More scents of spring…add even more fragrant plants to your garden…my personal favorites include…Jasmine and Sweet Autumn Clematis vines for a trellis or pergola…roses, lavender, gardenia, lilac, pink honeysuckle, rosemary, peonies, phlox, dianthus, Oriental lilies, iris, and annual sweet peas. There are many more fragrant blooms but I need to stop. Oh, wallflowers and stock…clematisTry this gorgeous combination for color, constant bloom and lovely fragrance…the clematis is ‘Nelly Moser’ and the rose is one of my favorites that will grow and bloom all season,  ‘New Dawn’…love, love, love it! And heliotrope…oh…and…


Let’s dig in and set to work, speaking figuratively, of course…after making coffee, one is usually faced with the quandary of what to do with the grounds, simple. USE THEM! For many years I have encouraged my gardening friends to throw them in the compost pile or add to the soil around acid loving plants, especially blue hydrangeas, gardenias, hollies, and roses…they provide a nice JOLT of nutrient and a great aroma while working in the garden…Don’t you just love the smell of fresh coffee in the morning?? I have also discovered that placing the grounds around the base of plants will help protect them from slugs and snails!! Guess they don’t appreciate a good brew…maybe they prefer beer.

*Make sure you have trimmed your lavender and any other silver/gray foliage plants such as Nepeta or catmint, Russian sage, artemisia, and clean-up any brown foliage on the underside of lamb’s ears; also trim any thyme that has brown stems. NOTE: I always include silver artemisia varieties when designing a garden. Their magnificent, whisper-soft foliage complements nearly all other perennials and pulls together colors within a planting scheme. Stunning in combination with blue, lavender and pink blooms. HOWEVER, they thrive in hot, dry, sunny growing conditions especially a south facing slope in loose or sandy soils…like a rock garden. Once established, they need very little moisture. Heavy clay or ultra rich soil, overwatering and lots of humidity are usually a death sentence for these beauties!!

*Foliar spray liquid seaweed after a rainfall to boost plant & foliage health and give beneficial insects a bit of super food juice, especially ladybugs.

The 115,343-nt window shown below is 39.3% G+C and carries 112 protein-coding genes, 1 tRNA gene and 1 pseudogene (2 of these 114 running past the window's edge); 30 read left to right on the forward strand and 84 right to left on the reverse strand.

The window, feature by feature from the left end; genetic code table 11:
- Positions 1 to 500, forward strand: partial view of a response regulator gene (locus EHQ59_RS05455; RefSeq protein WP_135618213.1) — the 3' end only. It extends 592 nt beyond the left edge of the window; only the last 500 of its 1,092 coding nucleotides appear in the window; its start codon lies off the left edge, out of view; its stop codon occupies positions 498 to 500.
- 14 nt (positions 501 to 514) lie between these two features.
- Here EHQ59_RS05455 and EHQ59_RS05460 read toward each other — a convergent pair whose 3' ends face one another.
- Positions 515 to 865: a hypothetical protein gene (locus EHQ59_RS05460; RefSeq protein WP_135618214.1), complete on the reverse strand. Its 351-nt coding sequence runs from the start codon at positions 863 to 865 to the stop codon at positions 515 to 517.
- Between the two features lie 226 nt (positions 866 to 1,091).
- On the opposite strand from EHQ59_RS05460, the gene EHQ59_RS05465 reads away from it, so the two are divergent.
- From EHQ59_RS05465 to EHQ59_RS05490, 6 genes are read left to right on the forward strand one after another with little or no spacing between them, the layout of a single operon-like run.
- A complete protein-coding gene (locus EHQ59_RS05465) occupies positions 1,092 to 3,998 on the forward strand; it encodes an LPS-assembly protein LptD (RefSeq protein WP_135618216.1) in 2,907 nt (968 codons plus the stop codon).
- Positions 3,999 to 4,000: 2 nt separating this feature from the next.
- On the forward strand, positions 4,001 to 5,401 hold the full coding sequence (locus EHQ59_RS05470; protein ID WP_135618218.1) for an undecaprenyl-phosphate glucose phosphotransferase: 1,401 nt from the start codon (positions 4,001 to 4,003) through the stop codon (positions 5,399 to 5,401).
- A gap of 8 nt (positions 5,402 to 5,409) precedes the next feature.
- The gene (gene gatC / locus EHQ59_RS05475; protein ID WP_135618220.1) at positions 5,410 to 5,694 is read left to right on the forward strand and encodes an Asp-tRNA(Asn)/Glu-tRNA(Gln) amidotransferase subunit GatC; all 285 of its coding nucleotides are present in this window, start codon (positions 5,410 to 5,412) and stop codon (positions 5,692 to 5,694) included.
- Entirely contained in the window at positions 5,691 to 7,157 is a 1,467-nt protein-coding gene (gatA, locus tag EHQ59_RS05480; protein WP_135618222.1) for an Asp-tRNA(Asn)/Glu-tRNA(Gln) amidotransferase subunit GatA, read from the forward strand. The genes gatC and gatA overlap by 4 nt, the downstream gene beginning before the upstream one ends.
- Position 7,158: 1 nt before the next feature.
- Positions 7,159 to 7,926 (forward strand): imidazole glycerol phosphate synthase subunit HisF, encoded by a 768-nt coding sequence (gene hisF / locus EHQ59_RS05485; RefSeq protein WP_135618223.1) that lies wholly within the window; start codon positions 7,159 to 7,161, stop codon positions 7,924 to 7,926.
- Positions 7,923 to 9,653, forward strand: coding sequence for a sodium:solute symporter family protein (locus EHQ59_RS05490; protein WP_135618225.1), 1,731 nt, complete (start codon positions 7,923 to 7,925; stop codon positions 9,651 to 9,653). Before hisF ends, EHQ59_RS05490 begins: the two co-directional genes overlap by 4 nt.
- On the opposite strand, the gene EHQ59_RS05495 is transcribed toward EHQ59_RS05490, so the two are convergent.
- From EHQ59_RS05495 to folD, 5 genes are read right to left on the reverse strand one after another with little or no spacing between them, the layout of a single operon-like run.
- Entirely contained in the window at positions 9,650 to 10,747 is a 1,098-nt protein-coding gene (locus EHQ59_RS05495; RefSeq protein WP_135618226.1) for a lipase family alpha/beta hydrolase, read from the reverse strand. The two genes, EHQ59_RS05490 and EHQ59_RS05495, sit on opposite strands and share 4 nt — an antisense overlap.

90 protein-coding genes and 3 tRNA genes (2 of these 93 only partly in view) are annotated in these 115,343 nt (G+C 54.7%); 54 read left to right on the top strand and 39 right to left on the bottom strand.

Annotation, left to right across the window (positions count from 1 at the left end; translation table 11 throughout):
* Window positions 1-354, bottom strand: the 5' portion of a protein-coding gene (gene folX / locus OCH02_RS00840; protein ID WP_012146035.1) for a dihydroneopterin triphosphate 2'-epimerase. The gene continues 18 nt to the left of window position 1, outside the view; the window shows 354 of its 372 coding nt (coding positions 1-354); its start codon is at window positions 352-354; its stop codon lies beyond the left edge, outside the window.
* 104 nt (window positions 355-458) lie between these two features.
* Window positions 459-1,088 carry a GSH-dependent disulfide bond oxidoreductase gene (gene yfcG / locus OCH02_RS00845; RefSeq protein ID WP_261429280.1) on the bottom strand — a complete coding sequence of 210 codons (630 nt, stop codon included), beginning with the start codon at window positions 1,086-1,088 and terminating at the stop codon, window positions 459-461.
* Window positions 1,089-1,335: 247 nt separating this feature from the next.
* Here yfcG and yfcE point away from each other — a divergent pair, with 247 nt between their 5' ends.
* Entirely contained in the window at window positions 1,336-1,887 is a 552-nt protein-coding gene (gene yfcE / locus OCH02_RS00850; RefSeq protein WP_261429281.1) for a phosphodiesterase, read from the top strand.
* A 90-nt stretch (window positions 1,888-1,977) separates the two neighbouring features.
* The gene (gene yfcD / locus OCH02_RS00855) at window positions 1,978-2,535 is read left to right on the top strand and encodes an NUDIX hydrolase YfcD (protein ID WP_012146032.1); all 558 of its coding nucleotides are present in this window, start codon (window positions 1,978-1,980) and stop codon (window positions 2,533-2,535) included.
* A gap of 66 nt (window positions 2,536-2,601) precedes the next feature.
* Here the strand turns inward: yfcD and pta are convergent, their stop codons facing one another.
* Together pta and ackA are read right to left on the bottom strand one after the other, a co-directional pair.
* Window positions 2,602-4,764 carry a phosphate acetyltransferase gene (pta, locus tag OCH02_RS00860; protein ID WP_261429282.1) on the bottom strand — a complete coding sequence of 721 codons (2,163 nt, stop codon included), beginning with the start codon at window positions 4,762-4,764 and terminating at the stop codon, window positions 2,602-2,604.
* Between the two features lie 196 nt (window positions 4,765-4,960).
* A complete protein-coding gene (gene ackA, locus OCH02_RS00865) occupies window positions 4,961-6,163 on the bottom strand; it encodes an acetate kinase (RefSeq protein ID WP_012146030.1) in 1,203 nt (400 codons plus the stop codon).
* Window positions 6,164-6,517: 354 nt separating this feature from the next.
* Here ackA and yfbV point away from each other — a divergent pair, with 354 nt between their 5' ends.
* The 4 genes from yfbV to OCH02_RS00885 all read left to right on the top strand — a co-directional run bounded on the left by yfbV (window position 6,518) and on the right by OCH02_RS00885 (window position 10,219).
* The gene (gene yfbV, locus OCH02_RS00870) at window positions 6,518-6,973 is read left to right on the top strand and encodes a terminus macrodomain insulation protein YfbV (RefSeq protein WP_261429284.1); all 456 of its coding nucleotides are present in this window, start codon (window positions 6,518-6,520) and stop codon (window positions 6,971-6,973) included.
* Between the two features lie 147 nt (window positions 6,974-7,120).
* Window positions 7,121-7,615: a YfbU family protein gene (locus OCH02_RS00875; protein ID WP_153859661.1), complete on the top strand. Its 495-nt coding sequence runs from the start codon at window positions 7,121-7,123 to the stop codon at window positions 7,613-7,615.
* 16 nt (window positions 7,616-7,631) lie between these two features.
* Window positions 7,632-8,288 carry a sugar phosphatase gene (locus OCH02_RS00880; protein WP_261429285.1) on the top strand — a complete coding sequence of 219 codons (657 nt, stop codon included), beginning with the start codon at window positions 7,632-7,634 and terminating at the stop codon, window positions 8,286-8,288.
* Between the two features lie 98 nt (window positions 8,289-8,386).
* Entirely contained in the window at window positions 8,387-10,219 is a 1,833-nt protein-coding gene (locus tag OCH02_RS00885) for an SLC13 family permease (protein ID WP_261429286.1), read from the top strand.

*Cut back butterfly bushes as they do bloom on new wood. bluebirds

*Fertilizing the garden for me means spreading a layer of my great compost around the base of plants…especially those that bloom continuously. Cleaning out the chicken pen will provide good fertilizer for roses and the nutrient rich material could also be used when starting a new compost pile…or simply giving a ‘boost’ to a sluggish pile.

*Instead of a harsh, synthetic cleaner, use baking soda to clean birdbath bowls that might be covered in winter scum! Works great! GIVE BIRD HOUSES A QUICK CLEAN OUT…make them ready for new or returning tenants!

* Go to the garden center and look for a few new plants…you can always find space! Buy in threes! No onesie gardens. If your garden center boasts about their small plants grown in plantable or biodegradable pots, BE CAREFUL…great idea! However, you must heavily soak the pots for up to 24 hours before planting in the ground, and they need consistent moisture and lots of microorganisms working to break down the peat moss or coir fibers once they are planted. I often buy  herbs in these 4″ containers, but always remove them before planting. I take the containers and put them on brush or leaf piles back in the woods where they can actually break down and become compost, eventually!! Anything purchased in plastic pots I return to the nursery or garden center for recycling!
*Check foliage, stems and bloom buds NOW for aphids…the nasty critters on the iris foliage started attacking in early spring. I used my garden hose and simply BLASTED them with a JET STREAM of cold water! Did that 4 days ago and haven’t seen any return to the scene! When available, purchase ladybugs and release in your garden. If you follow my program, smart, you will have planned for this and already have fragrant blooms now that will encourage your own hibernating ladybugs to come out and feast! Allysum, stock and pansies are early menu favorites.
*Butterflies flitting about, eagerly searching for blooms. My azaleas and phlox planted in the front shade area provide nectar for now.
Give them a treat: place a tray of orange slices or  pieces of cantaloupe, or any fruit in the garden and they will all converge and soon achieve a glorious sugar high!
 It, life, has little to do with throwing money at your garden, or at your outings. It has to do with living in the moment, with enjoying the simple things, with taking time, and with being able to find peace in certain moments of your life…like watching the butterfly flit!

FullSizeRender(20)Enjoy spring, till next time…